ON the verdant slopes of the Alpujarra, the snow melt water from the high Sierra Nevada supports an oasis of blossom and flowers – growing wild and cultivated. For most of the year, visitors can enjoy the floral tapestry of the beautiful area, and eat local fruits grown on the fertile, terraced land.
The Alpujarra has a long history of cultivation and agriculture, although what can be grown varies with altitude. From the riverbeds to the mountain peaks, you’ll find colourful flora growing naturally, as well as a wealth of fruit and vegetables planted throughout the terrain. Many people have their own vegetable plots, called huertas.
The area is renowned for its abundance of grapes, prickly pears (don’t pick these up in your hands!), nísperos, figs, avocados, olives, oranges, and lemons – made famous by Christ Stewart’s book ‘Driving Over Lemons’, which is being televised.
It also has almonds, cherries, peaches, and apples, as well as tomatoes and other huerta goodies, such as cauliflower, broccoli, peppers, lettuce, aubergine, onions, courgette, and cabbage (although the veg are less eye catching than the flowering trees).
The Alpujarra is an area where residents take pride in their houses, and many properties have blooms adorning their walls, displayed in flowerpots, or hanging baskets. This is a typical tradition the Alpujarran white villages, some of which are considered the most beautiful in Spain, including Bubion and Capileira. A stroll along their narrow streets will soon reveal colourful plants on walls and balconies.
The region also has also public gardens. Robert and William run the Jardin de la Alpujarra near the village of Portugos. Robert says: “Up here, spring arrives more slowly than on the coast, giving each bloom a chance to give its best. The first buds of the almond trees burst into flower in early January. Almond blossom gives way to cherry, peach, apricot, and apple, while the sequence of wildflowers takes us from the bright yellow of the gorse to the gaudy pink of the cistus.”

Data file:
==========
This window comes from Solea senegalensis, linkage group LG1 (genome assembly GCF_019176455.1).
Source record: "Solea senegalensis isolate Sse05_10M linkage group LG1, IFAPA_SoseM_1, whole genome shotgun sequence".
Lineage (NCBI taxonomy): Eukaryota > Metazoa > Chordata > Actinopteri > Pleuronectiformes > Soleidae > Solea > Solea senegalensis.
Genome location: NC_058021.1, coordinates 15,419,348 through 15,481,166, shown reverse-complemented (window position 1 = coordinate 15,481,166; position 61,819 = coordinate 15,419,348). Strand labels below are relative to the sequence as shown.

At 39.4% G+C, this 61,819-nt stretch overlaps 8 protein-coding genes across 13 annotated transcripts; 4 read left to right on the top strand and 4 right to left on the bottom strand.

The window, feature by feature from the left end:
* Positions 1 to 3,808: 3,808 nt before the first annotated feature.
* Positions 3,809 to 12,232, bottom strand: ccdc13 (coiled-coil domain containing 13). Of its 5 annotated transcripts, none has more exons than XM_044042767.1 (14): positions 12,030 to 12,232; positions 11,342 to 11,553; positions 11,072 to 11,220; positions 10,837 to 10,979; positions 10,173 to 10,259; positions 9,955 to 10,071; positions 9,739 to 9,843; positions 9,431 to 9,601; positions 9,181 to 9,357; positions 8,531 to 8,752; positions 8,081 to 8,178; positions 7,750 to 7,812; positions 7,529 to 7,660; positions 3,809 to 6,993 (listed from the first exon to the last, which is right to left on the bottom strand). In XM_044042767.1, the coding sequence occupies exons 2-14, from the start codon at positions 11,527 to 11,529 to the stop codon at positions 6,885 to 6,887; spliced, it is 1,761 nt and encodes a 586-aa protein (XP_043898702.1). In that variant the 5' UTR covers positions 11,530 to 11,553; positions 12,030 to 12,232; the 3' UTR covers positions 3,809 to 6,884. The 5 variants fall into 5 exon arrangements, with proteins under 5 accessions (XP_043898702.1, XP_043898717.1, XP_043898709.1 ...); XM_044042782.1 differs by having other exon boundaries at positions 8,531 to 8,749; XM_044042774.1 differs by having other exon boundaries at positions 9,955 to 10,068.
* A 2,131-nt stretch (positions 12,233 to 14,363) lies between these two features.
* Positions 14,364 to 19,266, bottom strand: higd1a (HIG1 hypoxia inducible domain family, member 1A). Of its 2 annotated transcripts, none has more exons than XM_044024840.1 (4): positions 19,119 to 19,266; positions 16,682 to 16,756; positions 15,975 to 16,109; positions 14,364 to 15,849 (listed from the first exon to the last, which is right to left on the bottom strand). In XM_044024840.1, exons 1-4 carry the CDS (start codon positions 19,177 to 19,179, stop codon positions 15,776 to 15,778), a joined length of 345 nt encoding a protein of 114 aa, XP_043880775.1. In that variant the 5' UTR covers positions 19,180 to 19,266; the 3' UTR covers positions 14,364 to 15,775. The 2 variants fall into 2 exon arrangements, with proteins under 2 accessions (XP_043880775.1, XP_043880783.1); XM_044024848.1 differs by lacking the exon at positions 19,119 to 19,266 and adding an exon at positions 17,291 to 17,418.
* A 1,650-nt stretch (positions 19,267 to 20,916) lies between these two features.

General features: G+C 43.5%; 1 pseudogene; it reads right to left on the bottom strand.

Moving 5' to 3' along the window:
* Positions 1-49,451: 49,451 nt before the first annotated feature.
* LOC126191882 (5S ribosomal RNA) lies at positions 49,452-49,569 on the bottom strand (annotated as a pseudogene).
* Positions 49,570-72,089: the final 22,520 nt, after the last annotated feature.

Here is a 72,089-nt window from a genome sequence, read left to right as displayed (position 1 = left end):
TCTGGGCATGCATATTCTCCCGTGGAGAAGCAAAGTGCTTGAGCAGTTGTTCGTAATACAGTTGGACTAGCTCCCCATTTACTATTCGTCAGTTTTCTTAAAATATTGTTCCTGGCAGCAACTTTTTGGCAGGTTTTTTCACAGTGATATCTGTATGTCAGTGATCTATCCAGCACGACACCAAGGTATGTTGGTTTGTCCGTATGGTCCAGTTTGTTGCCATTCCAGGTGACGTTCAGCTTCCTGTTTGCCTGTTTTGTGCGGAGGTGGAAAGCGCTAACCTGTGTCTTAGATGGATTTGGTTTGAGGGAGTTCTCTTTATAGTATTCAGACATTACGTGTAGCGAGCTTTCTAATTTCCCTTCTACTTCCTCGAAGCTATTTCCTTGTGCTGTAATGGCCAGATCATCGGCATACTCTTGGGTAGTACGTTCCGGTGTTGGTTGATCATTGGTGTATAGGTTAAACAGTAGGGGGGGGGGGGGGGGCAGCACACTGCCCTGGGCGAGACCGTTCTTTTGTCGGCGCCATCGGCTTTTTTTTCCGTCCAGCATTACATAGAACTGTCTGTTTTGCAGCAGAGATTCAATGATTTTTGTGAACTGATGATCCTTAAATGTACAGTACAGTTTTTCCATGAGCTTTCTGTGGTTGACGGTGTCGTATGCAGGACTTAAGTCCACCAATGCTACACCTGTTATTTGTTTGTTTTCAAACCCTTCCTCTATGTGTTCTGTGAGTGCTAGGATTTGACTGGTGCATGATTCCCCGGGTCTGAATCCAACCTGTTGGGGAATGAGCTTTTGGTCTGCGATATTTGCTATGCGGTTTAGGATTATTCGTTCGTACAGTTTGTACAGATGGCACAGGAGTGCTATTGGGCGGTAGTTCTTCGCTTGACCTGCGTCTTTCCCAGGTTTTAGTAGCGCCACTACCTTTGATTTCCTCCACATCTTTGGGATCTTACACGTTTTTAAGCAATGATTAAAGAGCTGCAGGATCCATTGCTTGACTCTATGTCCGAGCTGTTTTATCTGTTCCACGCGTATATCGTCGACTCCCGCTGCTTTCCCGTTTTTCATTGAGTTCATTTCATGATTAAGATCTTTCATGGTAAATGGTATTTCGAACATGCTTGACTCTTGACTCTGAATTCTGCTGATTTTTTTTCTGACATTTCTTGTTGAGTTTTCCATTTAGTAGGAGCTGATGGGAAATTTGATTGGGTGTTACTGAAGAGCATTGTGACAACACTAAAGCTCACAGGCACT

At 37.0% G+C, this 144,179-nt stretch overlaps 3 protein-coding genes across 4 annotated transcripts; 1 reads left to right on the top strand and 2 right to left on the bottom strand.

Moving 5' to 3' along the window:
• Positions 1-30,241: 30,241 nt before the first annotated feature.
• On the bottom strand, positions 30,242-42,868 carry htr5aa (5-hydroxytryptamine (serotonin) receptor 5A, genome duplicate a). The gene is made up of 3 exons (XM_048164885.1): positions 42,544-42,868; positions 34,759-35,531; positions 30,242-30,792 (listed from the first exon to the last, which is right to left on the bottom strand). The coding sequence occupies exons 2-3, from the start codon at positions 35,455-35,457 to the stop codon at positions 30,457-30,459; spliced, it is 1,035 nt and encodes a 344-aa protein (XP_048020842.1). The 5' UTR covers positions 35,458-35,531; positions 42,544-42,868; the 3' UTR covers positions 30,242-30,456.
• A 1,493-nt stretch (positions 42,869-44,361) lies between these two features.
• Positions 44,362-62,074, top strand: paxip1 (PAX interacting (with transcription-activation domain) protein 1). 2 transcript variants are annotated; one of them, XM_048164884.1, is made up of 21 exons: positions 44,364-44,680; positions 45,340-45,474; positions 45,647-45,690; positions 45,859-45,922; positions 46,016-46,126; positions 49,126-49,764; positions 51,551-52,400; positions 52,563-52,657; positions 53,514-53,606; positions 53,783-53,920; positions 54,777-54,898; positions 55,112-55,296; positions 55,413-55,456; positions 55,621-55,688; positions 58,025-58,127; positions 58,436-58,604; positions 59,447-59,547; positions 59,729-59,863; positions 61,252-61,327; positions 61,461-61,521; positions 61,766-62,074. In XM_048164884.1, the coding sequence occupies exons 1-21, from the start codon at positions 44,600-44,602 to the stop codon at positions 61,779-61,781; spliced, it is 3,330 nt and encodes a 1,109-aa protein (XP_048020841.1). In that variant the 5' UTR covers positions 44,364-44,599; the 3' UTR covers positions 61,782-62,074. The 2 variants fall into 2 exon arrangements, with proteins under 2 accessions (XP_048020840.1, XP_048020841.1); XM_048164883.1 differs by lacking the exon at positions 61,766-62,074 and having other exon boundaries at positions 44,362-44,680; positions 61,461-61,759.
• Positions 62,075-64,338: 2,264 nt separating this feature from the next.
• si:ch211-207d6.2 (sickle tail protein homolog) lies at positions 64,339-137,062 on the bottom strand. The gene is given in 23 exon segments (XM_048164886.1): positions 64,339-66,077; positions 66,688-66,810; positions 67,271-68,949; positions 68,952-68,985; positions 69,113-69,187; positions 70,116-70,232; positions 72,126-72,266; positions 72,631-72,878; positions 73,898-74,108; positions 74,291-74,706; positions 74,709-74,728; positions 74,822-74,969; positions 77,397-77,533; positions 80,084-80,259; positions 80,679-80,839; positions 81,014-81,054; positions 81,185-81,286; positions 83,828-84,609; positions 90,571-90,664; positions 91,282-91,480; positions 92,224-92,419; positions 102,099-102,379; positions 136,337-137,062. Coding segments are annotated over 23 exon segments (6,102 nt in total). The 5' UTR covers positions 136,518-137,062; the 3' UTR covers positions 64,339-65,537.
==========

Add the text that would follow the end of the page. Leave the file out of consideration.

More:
“In March, daffodils wave from the roadside and, in April, the wisteria cascades from the balconies of village houses. Most dramatic of all are the wild asphodels that emerge from the succulent clumps in April with their milky white, star-like flowers.”
“In late May, the sight and smell of the Spanish broom is intoxicating, along with the delicate aroma of jasmine. Roses grow in abundance in the dry air.”
“In June, the blooms of the village roses bedeck the passages of the Alpujarran villages.”
At altitude, there are different varieties of bloom. He says: “The carpet of flowers, wild and cultivated, is an ever-changing feast. Nature reveals its charms at every level, from the wild orchids on the moist meadows to the tiny rock roses at 2,000 metres.”
“If you’re prepared to walk in the high mountains, June will reward you with the distinctive blue gentian flower – the prize of many a plant-spotter.”
Fernando, a mountain guide who works at the Pampaneira tourist office, says: “I like all the local flowers, including orchids, but my favorites are those from the high mountains.”
Plant trees on your land
Gareth Lister, a keen gardener based above the spa town of Lanjaron, likes planting his own trees. He advises: “Now is a great time to plant trees while they are still dormant. The soil is moist and easy to work. Garden centres are brimming with trees – both bare root and potted. Plant them both the same way. Dig a hole larger than you need, loosening the soil all around the planting hole. Don’t plant too deep – keep the soil at the same height that the tree has been grown. Fill in and firm the soil with your feet, leaving a small ridge around the edge to aid watering.
“Don’t forget to stake the tree, placing the support on the side of the predominant wind at a 45-degree angle. Tie it with a flexible strap.”
He adds: “Water your tree well and mulch over the whole area. Remember to keep watering for the first year, until the roots have established. There is nothing more satisfying to plant than a tree!”
Gardening hints from La Alpujarra
- Use horse manure as a natural fertilizer.
Keep animals out with a fence or barrier – they might destroy your vegetable garden. Dogs love digging up plants!
- Protect your plants from the wind and overly strong sun.
- Try to prevent soil erosion.
- Plant seeds after the frost and ice of February, in early March. Cold will kill them.
- If you have houseplants, beware of placing them in direct sun on a boiling hot balcony with the traditional red, tile floor underneath.